If this is the most perfect and prototypical Riesling in Alsace, Alsace itself is such a wine region. Unlike Burgundy, its grand crus announce themselves loud and clear—any vine-covered, towering hillside with southern exposure bursting up from the flatlands is likely a grand cru vineyard. The villages here, constructed of stone and half-timber, are as if out of a fairy tale, and the cuisine is just as dreamy—Alsace boasts more three Michelin-starred restaurants than any other region in France. Try the pristine Auberge de l’Ill, in the town of Illhaeusern. Its placid garden on the banks of the Ill river are a pastoral delight for the eyes while you indulge your other senses in a Sunday lunch of classic Alsatian cuisine, your wine selection guided by the hand of renowned sommelier Serge Dubs. But don’t stay in Illhaeusern; instead, venture a few miles beyond to Kaysersberg for another inspiring Alsatian scene. The lovely hotel Chambard sits right at the foot of the famed Schlossberg grand cru vineyard, which rises like a skyscraper from the hotel’s backyard. Just paces from the hotel is a steep footpath up to the ruined castle from which the vineyard gets its name. A hike up to it and a return trip should leave you suitably hungry for a bite in the hotel’s equally fine restaurant, where you can indulge in haute fare or something more simply Alsatian, like choucroute (sauerkraut accompanied by any of a variety of meats and vegetables) with a cold glass of Riesling. For more information, go to
Russiz Superiore, Collio, Friuli, Italy
Unlike Alsace or Burgundy, Friuli is not famous for its single vineyards. Yet it is precisely this modesty that makes Friuli beautiful—it’s the integration of wine, food and culture that’s important, not the elevation of one over the other.
Russiz Superiore is an astoundingly beautiful estate, spread over rolling hills in the Collio region of Friuli. Though acquired by Marco Felluga in the 1960s, Russiz Superiore’s winemaking history dates back to the 13th century. Equidistant from the temperate waters of the Adriatic and the foothills of the Alps, this elegant vineyard produces the plethora of great wines the Collio is known for: whites like Tocai Friulano, Sauvignon Blanc and Pinot Grigio, and a few reds, such as Merlot and Cabernet Franc.
But this is a land of few blockbuster wines and many, many superb ones—wines that don’t aspire to celebrity status, but instead are perfect complements for food. Of this, the intensely graceful and mineral wines from Russiz Superiore are perfect examples.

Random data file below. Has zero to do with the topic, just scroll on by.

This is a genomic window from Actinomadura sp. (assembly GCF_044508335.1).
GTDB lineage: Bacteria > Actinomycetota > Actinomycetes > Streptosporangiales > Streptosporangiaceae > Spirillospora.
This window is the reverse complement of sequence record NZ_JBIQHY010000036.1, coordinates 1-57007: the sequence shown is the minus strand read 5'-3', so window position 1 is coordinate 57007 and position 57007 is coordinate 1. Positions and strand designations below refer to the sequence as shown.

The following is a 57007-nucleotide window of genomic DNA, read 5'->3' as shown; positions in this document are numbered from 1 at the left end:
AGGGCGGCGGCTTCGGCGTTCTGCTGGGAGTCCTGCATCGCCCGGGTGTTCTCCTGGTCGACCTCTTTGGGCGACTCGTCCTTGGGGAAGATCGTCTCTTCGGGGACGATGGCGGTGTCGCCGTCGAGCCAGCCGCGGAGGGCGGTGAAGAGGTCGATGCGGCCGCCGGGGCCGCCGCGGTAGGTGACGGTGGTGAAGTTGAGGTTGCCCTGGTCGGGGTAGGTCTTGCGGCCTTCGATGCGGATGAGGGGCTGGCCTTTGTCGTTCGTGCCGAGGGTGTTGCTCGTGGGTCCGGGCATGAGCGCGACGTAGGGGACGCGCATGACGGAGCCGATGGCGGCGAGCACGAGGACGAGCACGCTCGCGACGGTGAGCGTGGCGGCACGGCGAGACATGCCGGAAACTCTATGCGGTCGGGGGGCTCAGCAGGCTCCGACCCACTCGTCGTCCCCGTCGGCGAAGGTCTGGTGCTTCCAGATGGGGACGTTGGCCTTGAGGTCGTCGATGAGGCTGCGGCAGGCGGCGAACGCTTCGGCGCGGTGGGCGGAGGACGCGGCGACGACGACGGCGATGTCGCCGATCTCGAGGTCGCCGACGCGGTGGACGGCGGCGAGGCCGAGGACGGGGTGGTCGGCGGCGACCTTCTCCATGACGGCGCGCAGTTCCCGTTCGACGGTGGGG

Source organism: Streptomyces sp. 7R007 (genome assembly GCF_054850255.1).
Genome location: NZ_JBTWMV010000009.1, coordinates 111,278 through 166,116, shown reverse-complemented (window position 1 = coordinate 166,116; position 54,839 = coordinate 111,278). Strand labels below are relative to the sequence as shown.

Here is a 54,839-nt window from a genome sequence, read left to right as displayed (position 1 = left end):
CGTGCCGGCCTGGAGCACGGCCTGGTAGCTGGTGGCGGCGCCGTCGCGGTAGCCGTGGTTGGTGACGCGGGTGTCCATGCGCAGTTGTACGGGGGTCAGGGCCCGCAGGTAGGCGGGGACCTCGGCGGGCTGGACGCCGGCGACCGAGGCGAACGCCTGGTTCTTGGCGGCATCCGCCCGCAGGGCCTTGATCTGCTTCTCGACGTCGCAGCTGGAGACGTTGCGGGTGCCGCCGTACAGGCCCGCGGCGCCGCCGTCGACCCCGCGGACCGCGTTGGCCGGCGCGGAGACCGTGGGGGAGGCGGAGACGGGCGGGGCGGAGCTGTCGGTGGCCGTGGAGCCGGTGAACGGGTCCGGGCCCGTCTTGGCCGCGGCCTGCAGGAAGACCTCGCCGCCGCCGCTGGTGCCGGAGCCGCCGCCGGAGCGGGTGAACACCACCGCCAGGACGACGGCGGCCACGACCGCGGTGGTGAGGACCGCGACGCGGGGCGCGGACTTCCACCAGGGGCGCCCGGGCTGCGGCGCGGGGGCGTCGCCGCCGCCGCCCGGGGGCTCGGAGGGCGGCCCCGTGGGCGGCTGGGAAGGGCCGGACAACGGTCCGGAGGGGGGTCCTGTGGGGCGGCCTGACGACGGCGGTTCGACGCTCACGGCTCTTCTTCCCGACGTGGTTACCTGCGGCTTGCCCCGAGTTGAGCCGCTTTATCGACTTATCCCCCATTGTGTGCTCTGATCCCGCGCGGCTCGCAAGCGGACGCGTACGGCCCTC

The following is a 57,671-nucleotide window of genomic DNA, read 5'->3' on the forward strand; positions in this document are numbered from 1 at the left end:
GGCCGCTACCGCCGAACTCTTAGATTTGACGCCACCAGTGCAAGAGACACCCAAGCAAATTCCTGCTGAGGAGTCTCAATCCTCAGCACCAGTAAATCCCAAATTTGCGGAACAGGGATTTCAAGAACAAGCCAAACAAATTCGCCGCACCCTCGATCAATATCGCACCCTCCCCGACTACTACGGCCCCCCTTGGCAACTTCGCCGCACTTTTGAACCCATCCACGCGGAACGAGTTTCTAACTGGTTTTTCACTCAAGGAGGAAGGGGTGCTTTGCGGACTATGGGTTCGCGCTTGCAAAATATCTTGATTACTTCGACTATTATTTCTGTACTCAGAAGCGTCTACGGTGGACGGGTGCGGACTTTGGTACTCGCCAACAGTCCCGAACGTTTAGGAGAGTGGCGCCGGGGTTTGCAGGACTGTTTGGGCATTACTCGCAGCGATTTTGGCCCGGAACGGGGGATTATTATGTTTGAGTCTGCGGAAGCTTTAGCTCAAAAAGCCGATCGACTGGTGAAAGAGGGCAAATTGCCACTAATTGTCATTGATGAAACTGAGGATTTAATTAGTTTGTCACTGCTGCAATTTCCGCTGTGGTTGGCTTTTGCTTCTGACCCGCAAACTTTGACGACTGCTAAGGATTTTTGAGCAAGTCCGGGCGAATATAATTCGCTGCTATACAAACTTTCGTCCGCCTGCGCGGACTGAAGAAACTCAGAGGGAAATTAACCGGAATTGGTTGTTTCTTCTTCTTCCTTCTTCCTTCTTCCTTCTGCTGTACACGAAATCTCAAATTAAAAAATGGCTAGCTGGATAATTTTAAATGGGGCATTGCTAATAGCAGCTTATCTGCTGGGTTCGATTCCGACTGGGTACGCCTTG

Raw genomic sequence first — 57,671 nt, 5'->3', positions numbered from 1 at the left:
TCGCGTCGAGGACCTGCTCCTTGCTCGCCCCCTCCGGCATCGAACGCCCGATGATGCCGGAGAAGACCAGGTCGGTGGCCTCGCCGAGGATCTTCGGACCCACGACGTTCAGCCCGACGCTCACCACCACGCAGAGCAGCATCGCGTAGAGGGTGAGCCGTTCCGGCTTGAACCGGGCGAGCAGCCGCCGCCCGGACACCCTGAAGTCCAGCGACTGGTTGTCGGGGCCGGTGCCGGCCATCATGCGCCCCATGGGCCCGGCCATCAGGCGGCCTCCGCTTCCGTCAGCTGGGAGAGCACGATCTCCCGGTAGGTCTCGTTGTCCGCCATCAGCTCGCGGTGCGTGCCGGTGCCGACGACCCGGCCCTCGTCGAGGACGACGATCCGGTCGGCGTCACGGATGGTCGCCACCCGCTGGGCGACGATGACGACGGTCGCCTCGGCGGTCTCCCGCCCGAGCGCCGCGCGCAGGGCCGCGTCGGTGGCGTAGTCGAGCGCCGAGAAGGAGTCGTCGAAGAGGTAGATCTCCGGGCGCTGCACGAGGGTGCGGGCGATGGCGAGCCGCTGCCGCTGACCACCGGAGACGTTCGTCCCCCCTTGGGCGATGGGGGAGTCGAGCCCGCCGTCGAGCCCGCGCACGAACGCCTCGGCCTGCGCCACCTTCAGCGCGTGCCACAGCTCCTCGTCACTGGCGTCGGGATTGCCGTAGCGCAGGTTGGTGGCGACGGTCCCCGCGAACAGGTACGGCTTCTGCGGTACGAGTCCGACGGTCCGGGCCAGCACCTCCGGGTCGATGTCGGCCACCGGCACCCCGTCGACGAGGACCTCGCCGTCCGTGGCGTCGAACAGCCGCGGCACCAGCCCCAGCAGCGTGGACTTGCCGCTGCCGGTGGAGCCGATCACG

So to truly appreciate Collio wines, one must eat well. A proper meal begins with a glass of Tocai and a plate of rich, nutty prosciutto San Daniele. Friulian cuisine is diverse, from the freshest of fresh Adriatic scampi (which, served raw with Russiz Sauvignon, is a heavenly combination) to wild game from the forests. Outside of the town of Cormons is the hallowed restaurant, La Subida. Run with warm hospitality by Josko and Loredana Sirk, La Subida’s cooking is traditional Austro-Italian, executed in a supremely elegant way. Dishes such as smoked venison carpaccio are supported by the best wine cellar in Friuli. For lodging, La Subida offers some simple apartments, or you can venture up the road to the quarters at the excellent winery of Venica & Venica. Here is another fine restaurant, named Arnold Pucher (for its celebrated Austrian chef). Though Pucher’s is the cutting-edge, experimentalist counterpart of La Subida’s traditionalism, in both places you will find food tailored to wine. For that is what Friuli is all about. For more information, visit
Clos Mogador, Priorat, Tarragona, Spain
To drive from Barcelona through a low mountain range and down into the region of the Priorat feels like going back in time. The passage of minutes seems to slow down, the scent of wild rosemary fills the air, and rocky hillsides emerge, dotted with ancient, gnarled vines.
It is these very vines that caught the eye of René Barbier, who created Clos Mogador from a vineyard around the town of Gratallops. Priorat was full of old-vine Carignan and Grenache and an intriguing preponderance of slate. For a century, despite naturally parsimonious yields and deep, intense wines, wine here was a bulk product, sold on tap by the liter at the local shops. But Barbier and his compadres, who simultaneously founded Clos Erasmus, L’Ermita and Clos Martinet (all of whose vineyards dot the hillsides around Gratallops), showed the region (and the planet) that with some modern equipment and techniques it could produce world-class wines that would sell out at dissonantly high prices. Clos Mogador is an exemplar of the Priorat collision between old and modern, mixing its 80-year-old Grenache vines with younger Cabernet Sauvignon and Syrah to produce something powerfully dense and mineral—and doing so using biodynamic methods. The wine screams of its stony, austere place. Thanks to the attention it and the others have received, the region is no longer as sleepy as it used to be—a good thing for the traveler, as accommodations and dining are far more sophisticated than in the past.